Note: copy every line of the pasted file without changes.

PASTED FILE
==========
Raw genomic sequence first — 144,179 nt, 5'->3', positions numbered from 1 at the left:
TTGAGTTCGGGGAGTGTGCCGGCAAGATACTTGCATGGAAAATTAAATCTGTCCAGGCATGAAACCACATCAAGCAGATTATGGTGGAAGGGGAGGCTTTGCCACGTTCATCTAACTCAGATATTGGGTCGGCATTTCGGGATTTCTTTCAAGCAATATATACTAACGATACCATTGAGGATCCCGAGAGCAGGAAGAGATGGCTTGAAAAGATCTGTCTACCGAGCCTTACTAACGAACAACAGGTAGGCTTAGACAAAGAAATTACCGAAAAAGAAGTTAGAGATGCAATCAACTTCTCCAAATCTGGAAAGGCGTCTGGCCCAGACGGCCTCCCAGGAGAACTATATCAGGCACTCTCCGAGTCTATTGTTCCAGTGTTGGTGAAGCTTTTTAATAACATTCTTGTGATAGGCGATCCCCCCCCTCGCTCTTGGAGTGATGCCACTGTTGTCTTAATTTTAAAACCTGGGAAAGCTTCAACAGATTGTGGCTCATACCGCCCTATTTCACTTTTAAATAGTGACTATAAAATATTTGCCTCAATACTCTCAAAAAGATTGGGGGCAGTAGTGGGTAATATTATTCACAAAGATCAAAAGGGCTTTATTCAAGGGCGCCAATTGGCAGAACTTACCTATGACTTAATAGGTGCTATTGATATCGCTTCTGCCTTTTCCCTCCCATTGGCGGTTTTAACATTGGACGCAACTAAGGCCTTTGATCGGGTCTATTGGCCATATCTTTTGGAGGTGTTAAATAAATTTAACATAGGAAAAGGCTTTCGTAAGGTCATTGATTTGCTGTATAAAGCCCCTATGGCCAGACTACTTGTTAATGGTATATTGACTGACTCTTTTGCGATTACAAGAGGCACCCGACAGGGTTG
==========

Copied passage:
Raw genomic sequence first — 144,179 nt, 5'->3', positions numbered from 1 at the left:
TTGAGTTCGGGGAGTGTGCCGGCAAGATACTTGCATGGAAAATTAAATCTGTCCAGGCATGAAACCACATCAAGCAGATTATGGTGGAAGGGGAGGCTTTGCCACGTTCATCTAACTCAGATATTGGGTCGGCATTTCGGGATTTCTTTCAAGCAATATATACTAACGATACCATTGAGGATCCCGAGAGCAGGAAGAGATGGCTTGAAAAGATCTGTCTACCGAGCCTTACTAACGAACAACAGGTAGGCTTAGACAAAGAAATTACCGAAAAAGAAGTTAGAGATGCAATCAACTTCTCCAAATCTGGAAAGGCGTCTGGCCCAGACGGCCTCCCAGGAGAACTATATCAGGCACTCTCCGAGTCTATTGTTCCAGTGTTGGTGAAGCTTTTTAATAACATTCTTGTGATAGGCGATCCCCCCCCTCGCTCTTGGAGTGATGCCACTGTTGTCTTAATTTTAAAACCTGGGAAAGCTTCAACAGATTGTGGCTCATACCGCCCTATTTCACTTTTAAATAGTGACTATAAAATATTTGCCTCAATACTCTCAAAAAGATTGGGGGCAGTAGTGGGTAATATTATTCACAAAGATCAAAAGGGCTTTATTCAAGGGCGCCAATTGGCAGAACTTACCTATGACTTAATAGGTGCTATTGATATCGCTTCTGCCTTTTCCCTCCCATTGGCGGTTTTAACATTGGACGCAACTAAGGCCTTTGATCGGGTCTATTGGCCATATCTTTTGGAGGTGTTAAATAAATTTAACATAGGAAAAGGCTTTCGTAAGGTCATTGATTTGCTGTATAAAGCCCCTATGGCCAGACTACTTGTTAATGGTATATTGACTGACTCTTTTGCGATTACAAGAGGCACCCGACAGGGTTG